Review by Debottam_55 -- We are Voulhire: Someone Else's...

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Review by Debottam_55 -- We are Voulhire: Someone Else's...

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[Following is a volunteer review of "We are Voulhire: Someone Else's End" by Matthew Tysz.]
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1 out of 4 stars
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We are Voulhire: Someone Else's End by Matthew Tysz is a fantasy tale about a place called Voulhire. Voulhire is a developed nation ruled by King Wilhelm. The land posses magical and supernatural entities. Voulhire is a mystical place, one that is developed but controllable as the Emperor of Lullabies has his sights set on it. The novel sees three characters named Rowan, Demetrius and Galen who embark on a journey to Voulhire in order to persuade the church of Elodi. Although these lands are situated on Earth, the actions that take place and characteristics of these lands are completely different to that of modern human understanding. During their journey the three friends endure difficulties and struggles as the hardships of battle, friendship and existence are drawn.

The novel primarily revolves around the idea of the mystical and supernatural. The characters are drawn out to be magical beings. Even the names of the characters such as Emperor of Lullabies are constructed in a way that they portray the sense of the unknown. The action is purely fantastical and devoid of rationality. The plot follows on smoothly, although at times the lack of narrative vision makes the plot go haywire as the linear progression is disrupted.

The main character in the novel can easily be said to be the land of Voulhire itself. The novel treats Voulhire as alive in itself. Voulhire is an entity, who lives and breathes. The city and its future is the main concern of the author and that is clear from the novel. The fact that the development of the city is given too much notice is also apparent in the fact that most other characters are hardly developed. At the end of the novel, they are not even worth mentioning, let alone being a subject of analysis.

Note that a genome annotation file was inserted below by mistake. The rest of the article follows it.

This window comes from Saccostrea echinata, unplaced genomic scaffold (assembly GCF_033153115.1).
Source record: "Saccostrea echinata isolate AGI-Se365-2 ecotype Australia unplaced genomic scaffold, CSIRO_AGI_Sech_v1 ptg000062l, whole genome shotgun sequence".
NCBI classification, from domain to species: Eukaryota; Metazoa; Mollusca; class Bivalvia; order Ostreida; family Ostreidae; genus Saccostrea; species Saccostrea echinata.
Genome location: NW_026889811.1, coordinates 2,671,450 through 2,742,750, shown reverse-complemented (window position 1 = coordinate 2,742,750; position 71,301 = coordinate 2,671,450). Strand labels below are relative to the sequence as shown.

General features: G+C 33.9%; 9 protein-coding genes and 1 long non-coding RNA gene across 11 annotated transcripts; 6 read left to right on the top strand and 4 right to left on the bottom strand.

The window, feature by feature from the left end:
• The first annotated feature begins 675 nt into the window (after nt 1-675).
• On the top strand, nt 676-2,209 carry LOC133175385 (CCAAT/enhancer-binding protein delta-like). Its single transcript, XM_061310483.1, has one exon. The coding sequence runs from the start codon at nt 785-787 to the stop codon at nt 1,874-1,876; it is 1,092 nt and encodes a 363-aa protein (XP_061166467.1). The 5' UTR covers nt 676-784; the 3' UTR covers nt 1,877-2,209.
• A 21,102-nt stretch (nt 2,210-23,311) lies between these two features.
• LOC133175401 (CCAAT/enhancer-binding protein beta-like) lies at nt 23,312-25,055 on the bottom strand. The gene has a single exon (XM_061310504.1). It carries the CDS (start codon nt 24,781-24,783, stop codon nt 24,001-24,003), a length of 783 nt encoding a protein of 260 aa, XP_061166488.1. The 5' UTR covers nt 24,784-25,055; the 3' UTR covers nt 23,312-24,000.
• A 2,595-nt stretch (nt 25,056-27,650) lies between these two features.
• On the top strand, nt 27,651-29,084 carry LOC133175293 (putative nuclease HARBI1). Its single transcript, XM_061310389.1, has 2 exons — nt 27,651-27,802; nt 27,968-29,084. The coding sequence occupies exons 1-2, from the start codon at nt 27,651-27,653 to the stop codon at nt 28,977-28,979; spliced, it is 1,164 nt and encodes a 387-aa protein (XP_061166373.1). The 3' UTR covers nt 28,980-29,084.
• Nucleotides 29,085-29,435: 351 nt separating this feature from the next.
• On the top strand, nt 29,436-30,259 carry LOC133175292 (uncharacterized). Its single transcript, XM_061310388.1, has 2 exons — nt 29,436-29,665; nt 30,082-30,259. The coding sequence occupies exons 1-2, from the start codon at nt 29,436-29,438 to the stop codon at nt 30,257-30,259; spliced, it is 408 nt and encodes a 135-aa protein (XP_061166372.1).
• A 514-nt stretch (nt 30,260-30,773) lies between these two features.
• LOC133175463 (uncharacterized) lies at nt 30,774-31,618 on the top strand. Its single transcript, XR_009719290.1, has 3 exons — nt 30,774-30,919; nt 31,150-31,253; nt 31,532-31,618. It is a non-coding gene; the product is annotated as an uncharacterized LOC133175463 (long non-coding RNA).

Apart from the fact that a lot of the novel is interesting and engaging, there are hardly any merits that the novel possesses. The narration lacks a linear strategy. It shifts from one perspective to another very abruptly and fails to develop a sense of belonging to neither the characters nor the plot. The chapters fail to exist coherently. Even the descriptions of fights and magic are too loose to actually engage the reader. The story is made more complicated as the novel progresses and the fact that narration shifts from one person to another does not help the cause. The most likeable aspect of the novel is the plot. The fantastical elements that have been imagined by the author are truly engaging and in parts magnificent. The plot is fantastically well thought of and executed. The most dislikable aspect of the novel is prominently its storytelling. The author lacks the idea of how a story is told and in trying to innovate the modes of storytelling complicates it in a way that the story becomes unfathomable.

I give We are Voulhire: Someone Else's End by Matthew Tysz 1 out of 4 stars. The plot had a lot of potentials and could have been developed further into a great novel but is marred by the poor narration and lack of direction. It is commendable that the novel lacks any editorial errors. The novel should be appealing to readers of any age and especially to children, should they be able to navigate through the complexities of how the story is told. As far as adults are concerned, the novel should be of interest only if the readers is a huge fan of fantasy fiction and are appreciative of fine imaginative talent.

We are Voulhire: Someone Else's End
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